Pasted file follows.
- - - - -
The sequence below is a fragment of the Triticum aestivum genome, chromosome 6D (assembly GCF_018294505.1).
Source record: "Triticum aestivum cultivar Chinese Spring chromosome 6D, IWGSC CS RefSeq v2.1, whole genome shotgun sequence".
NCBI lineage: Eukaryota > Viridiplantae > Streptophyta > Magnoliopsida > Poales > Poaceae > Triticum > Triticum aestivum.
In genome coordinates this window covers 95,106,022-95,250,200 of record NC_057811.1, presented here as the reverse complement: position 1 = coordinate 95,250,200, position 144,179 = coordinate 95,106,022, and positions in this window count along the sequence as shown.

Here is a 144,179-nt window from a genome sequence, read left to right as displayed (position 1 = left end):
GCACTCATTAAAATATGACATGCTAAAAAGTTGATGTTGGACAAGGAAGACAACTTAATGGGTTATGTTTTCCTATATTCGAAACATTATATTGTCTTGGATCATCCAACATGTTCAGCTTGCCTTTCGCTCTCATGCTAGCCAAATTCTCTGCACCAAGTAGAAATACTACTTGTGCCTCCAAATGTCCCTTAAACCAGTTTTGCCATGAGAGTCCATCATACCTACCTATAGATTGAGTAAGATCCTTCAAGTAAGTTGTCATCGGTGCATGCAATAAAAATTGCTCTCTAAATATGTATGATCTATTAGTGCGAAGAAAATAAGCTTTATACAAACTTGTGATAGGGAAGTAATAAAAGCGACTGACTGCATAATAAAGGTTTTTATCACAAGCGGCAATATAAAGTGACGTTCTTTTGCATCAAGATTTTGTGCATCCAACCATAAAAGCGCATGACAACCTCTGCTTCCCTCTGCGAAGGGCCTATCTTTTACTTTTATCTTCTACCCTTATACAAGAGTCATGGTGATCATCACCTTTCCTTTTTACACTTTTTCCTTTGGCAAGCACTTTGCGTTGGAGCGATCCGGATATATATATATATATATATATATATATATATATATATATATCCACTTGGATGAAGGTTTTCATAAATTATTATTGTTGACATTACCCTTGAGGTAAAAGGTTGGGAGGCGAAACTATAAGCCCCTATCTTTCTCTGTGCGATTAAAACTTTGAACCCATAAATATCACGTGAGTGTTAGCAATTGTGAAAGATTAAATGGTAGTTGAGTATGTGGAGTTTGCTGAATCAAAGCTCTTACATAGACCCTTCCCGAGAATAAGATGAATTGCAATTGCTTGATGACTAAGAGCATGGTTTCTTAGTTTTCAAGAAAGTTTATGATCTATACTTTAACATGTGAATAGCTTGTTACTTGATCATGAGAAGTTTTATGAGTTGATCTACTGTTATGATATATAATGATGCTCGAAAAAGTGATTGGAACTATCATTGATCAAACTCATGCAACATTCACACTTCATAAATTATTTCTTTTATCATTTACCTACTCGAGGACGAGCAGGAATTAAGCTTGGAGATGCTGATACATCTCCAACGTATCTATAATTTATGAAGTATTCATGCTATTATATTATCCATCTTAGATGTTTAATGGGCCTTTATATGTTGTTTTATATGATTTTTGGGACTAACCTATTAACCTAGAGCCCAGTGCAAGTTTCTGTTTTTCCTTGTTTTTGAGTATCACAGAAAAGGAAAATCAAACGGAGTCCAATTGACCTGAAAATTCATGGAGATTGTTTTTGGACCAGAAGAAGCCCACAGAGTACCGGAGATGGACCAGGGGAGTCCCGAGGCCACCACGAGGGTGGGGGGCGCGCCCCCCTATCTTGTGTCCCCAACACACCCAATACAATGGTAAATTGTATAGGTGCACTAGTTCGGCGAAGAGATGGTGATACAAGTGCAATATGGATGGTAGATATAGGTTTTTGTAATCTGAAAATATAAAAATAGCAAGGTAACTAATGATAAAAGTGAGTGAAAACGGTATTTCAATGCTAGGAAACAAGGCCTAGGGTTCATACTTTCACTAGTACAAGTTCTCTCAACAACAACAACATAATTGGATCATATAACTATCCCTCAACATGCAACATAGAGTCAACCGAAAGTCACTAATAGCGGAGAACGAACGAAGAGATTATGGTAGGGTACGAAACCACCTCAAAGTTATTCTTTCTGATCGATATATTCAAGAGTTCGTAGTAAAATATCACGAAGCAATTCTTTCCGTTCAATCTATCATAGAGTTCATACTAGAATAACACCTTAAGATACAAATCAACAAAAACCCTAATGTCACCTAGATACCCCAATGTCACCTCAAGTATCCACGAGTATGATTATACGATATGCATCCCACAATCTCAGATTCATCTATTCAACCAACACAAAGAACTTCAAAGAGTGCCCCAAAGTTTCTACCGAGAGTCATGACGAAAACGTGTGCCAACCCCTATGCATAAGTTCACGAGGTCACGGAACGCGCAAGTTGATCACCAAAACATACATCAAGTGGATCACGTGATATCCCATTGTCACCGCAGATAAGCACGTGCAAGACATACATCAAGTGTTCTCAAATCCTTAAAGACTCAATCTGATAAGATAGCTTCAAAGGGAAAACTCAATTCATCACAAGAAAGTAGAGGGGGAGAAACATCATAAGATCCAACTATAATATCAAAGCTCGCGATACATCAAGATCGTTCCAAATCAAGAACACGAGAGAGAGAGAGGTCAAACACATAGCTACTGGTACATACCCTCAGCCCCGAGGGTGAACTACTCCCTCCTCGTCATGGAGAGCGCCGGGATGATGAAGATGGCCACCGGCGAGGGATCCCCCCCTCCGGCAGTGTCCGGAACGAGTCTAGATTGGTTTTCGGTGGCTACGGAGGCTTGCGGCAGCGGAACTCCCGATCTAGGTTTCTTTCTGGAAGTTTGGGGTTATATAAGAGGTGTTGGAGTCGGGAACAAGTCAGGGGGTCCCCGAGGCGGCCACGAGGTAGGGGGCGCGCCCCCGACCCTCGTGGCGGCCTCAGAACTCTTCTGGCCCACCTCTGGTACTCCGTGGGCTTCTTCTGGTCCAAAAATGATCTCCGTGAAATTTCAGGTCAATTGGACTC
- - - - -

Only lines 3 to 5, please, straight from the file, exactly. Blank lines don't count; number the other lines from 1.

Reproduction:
NCBI lineage: Eukaryota > Viridiplantae > Streptophyta > Magnoliopsida > Poales > Poaceae > Triticum > Triticum aestivum.
In genome coordinates this window covers 95,106,022-95,250,200 of record NC_057811.1, presented here as the reverse complement: position 1 = coordinate 95,250,200, position 144,179 = coordinate 95,106,022, and positions in this window count along the sequence as shown.

Here is a 144,179-nt window from a genome sequence, read left to right as displayed (position 1 = left end):